Page:Oliver Twist (1838) vol. 1.djvu/128

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It was not until he was left alone in the silence and stillness of the gloomy workshop of the undertaker, that Oliver gave way to the feelings which the day's treatment may be supposed likely to have awakened in a mere child. He had listened to their taunts with a look of contempt; he had borne the lash without a cry, for he felt that pride swelling in his heart which would have kept down a shriek to the last, if they had roasted him alive. But, now that there were none to see or hear him, he fell upon his knees on the floor, and, hiding his face in his hands, wept such tears as, God send for the credit of our nature, few so young may ever have cause to pour out before him.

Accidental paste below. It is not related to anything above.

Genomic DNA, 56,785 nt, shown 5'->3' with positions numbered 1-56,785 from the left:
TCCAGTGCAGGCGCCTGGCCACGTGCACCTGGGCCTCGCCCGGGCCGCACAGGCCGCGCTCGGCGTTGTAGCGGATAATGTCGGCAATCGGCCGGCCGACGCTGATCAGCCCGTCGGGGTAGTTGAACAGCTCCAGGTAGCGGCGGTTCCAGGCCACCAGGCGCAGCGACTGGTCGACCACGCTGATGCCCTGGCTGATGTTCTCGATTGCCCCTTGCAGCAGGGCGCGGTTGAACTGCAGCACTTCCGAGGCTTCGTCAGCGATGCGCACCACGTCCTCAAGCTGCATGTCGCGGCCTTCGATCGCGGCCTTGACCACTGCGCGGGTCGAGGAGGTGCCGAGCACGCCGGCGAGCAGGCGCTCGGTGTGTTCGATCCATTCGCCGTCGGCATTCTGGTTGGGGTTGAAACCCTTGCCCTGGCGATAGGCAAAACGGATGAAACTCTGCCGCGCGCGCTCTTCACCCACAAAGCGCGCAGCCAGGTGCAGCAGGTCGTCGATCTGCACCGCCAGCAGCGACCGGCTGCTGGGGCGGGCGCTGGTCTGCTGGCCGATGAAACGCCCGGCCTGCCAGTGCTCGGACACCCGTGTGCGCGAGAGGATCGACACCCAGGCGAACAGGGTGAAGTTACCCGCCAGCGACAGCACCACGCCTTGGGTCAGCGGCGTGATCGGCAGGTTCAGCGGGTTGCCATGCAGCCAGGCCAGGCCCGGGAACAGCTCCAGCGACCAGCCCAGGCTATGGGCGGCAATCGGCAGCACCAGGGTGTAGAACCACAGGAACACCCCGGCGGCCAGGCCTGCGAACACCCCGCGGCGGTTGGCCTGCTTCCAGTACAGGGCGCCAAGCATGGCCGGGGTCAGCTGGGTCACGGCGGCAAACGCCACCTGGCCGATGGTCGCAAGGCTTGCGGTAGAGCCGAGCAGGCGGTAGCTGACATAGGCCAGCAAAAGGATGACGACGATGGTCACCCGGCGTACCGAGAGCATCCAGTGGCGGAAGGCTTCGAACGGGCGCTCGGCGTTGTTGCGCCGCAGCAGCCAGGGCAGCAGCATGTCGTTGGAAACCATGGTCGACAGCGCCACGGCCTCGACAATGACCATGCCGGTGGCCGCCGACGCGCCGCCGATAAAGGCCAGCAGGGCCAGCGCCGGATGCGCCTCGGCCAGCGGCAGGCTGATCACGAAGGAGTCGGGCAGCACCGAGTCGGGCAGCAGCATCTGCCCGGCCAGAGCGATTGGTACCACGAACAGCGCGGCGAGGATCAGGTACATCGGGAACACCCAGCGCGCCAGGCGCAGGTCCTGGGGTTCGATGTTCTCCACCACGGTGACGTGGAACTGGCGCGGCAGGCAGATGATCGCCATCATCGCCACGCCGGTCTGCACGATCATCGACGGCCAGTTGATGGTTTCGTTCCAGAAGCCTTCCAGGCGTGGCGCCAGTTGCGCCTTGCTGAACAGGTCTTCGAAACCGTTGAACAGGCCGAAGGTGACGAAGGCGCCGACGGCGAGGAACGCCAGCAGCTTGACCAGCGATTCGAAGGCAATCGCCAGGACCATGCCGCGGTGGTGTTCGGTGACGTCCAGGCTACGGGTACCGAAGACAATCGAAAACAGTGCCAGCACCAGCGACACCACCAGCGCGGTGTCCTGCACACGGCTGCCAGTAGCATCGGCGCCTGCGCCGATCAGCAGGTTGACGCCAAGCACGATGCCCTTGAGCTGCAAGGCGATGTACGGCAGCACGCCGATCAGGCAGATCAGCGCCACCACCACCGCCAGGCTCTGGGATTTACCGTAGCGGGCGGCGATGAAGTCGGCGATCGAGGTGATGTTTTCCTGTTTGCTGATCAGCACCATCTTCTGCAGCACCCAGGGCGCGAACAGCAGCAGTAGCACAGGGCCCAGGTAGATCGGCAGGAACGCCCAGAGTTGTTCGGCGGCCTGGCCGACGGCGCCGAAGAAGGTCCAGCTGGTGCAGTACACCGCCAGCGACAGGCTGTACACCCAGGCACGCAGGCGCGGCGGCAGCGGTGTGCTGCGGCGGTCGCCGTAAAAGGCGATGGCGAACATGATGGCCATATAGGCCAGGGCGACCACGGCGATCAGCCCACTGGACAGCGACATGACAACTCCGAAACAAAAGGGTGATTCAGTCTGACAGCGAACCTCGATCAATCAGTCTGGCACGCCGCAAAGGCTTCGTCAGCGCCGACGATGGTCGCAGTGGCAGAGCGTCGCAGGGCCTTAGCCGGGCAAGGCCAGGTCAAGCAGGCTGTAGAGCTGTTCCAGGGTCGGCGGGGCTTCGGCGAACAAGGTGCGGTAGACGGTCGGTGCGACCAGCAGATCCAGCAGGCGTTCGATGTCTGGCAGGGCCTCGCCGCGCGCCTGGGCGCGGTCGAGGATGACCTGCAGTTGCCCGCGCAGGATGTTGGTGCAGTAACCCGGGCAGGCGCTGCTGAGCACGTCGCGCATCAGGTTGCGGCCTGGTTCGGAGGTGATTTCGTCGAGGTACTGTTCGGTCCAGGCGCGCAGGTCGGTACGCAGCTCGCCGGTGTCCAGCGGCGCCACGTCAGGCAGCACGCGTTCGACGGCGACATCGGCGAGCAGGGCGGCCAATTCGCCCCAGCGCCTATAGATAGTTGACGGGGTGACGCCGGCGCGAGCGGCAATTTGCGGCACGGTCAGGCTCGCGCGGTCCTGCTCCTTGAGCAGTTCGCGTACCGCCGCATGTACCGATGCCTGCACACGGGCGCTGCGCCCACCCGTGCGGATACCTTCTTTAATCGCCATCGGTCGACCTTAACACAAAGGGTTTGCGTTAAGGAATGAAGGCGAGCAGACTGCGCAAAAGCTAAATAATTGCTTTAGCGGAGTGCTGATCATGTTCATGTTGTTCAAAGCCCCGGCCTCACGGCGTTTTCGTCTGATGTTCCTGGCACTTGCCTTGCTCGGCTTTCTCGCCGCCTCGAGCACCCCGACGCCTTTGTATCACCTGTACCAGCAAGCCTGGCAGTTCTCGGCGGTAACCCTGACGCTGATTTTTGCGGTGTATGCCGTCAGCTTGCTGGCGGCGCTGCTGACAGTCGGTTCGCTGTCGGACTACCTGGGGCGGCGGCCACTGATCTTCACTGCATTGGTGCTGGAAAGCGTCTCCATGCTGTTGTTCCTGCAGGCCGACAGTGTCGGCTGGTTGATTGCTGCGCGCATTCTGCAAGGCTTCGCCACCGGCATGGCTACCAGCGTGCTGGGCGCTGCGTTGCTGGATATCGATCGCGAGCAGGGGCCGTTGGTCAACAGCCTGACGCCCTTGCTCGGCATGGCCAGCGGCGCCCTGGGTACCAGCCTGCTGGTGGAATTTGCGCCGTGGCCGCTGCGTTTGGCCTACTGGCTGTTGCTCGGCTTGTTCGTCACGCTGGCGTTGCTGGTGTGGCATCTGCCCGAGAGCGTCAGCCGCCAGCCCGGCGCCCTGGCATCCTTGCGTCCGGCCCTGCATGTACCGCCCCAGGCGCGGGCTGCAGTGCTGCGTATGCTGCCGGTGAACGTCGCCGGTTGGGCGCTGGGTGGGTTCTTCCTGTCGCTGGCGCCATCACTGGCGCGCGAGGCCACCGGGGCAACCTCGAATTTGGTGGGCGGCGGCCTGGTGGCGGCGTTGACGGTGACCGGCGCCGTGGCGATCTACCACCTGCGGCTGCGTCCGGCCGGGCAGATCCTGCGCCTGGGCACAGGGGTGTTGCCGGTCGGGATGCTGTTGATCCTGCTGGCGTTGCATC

For a long time Oliver remained motionless in this attitude. The candle was burning low in the socket when he rose to his feet, and having gazed cautiously round him, and listened intently, gently undid the fastenings of the door and looked abroad.

It was a cold dark night. The stars seemed to the boy's eyes further from the earth than he had ever seen them before; there was no wind;